Sound is a mechanical wave resulting from the back and forth vibration of the particles of the medium through which the wave is moving. The compressions and rarefactions of sound waves move parallel to the direction of wave propagation, making sound a longitudinal wave.
Sound can also be defined subjectively as the human interpretation of these mechanical waves by the auditory sense. This definition is somewhat restrictive, as it excludes subsonic and supersonic frequencies that the human ear cannot perceive. Unlike electromagnetic waves, which can travel in a vacuum completely devoid of material, a compressible medium must be present for sound to propagate through it. Sound waves can propagate through practically all forms of matter, provided that this matter is packed densely enough.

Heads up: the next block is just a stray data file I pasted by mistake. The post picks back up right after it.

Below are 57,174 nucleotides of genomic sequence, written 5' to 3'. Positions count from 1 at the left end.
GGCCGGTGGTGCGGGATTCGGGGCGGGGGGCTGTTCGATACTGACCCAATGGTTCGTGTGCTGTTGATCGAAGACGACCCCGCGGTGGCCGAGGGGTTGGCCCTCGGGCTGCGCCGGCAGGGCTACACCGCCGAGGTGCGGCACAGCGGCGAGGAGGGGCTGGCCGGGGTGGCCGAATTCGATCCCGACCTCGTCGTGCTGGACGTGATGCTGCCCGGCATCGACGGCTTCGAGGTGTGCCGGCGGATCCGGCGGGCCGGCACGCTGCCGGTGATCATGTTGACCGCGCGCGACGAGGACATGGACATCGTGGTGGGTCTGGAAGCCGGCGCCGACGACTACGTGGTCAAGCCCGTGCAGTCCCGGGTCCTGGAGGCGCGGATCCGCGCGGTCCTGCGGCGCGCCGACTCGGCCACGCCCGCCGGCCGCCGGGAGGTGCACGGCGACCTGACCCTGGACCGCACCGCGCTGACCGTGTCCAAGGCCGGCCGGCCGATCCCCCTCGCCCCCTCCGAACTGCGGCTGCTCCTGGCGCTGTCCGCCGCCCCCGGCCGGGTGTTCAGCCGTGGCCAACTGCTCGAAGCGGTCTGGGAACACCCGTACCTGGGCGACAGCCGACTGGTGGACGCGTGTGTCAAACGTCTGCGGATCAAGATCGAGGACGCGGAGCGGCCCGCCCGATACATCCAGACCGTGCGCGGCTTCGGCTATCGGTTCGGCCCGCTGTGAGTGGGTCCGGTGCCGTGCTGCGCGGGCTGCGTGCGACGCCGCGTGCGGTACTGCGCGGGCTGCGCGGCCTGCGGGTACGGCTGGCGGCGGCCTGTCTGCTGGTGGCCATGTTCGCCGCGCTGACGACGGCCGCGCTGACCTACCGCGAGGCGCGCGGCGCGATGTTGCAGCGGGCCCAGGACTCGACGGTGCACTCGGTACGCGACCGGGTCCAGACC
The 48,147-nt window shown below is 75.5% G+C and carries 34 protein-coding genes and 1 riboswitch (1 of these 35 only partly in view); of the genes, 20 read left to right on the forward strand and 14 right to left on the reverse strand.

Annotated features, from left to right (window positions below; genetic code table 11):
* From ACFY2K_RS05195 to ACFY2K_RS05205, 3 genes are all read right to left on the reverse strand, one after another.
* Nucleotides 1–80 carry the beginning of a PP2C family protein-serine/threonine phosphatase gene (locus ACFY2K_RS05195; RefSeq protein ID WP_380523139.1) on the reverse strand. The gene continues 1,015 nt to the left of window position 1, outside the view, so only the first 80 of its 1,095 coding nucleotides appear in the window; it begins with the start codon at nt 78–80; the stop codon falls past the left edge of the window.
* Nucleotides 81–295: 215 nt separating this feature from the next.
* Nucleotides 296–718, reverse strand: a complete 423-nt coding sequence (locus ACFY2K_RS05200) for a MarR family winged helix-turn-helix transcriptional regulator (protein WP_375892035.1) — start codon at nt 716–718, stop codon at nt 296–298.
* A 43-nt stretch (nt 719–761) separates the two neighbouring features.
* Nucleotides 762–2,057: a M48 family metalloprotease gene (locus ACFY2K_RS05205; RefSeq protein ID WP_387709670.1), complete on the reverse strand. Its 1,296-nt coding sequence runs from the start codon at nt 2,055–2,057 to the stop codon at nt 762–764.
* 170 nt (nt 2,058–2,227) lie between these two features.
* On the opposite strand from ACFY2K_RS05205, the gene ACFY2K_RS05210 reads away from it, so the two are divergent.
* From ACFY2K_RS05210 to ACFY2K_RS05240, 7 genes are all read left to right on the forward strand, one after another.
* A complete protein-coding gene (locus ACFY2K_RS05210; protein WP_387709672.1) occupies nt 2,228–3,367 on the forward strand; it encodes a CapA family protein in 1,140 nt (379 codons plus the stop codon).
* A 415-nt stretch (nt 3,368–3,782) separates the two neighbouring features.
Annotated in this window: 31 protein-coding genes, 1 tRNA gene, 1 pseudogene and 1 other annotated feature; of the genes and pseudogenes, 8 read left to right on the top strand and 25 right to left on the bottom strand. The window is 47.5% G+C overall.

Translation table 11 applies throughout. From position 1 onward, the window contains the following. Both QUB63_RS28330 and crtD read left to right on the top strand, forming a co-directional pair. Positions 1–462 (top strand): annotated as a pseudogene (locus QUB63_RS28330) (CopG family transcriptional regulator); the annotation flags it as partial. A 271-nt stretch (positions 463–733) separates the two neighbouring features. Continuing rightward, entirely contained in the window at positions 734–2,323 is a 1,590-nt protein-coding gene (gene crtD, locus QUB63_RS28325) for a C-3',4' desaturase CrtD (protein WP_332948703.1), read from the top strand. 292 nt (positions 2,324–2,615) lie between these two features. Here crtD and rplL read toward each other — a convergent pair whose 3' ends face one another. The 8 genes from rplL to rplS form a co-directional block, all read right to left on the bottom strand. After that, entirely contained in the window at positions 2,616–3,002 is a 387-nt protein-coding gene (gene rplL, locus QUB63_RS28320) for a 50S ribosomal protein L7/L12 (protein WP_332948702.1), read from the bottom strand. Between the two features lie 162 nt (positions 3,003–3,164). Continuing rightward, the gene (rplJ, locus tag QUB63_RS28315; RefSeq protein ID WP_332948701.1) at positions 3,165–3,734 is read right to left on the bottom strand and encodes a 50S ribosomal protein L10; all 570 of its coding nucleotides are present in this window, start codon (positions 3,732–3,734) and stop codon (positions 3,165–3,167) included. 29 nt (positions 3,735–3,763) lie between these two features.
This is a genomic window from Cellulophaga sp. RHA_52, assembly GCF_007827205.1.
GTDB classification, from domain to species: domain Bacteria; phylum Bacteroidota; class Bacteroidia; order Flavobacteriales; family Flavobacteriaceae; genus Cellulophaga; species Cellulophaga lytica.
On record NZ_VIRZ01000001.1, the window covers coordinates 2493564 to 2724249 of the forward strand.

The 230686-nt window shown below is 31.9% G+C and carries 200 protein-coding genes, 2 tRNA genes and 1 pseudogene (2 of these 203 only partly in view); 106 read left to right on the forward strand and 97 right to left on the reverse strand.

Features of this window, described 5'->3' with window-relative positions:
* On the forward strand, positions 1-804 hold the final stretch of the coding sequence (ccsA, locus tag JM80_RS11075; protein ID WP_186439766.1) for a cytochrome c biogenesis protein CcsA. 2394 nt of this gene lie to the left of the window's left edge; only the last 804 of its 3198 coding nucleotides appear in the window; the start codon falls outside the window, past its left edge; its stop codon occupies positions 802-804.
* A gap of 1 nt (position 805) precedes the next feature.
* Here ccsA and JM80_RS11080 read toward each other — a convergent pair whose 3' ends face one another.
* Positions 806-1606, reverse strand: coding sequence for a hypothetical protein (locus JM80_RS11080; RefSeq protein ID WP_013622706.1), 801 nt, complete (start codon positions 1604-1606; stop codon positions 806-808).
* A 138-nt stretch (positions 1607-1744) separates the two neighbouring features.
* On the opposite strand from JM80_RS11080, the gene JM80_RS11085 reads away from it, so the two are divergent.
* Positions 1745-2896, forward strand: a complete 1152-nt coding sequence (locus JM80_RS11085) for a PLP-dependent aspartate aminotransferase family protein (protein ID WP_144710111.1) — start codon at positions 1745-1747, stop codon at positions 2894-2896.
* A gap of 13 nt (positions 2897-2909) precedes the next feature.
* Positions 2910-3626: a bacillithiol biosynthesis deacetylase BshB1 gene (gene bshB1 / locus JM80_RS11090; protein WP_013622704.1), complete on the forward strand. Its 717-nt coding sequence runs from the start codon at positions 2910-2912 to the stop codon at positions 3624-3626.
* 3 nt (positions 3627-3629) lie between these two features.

The particles of the medium do not travel with the sound wave. Instead, they vibrate around their fixed positions, transferring energy to their neighboring particles. The behavior of a sound wave is affected by the density of the medium, the temperature of the medium and the pressure of the medium if it is a gas. Motion of the medium independent of the sound wave may also affect the way sound propagates. For example, wind flowing in the same direction as a sound wave enables the wave to carry farther.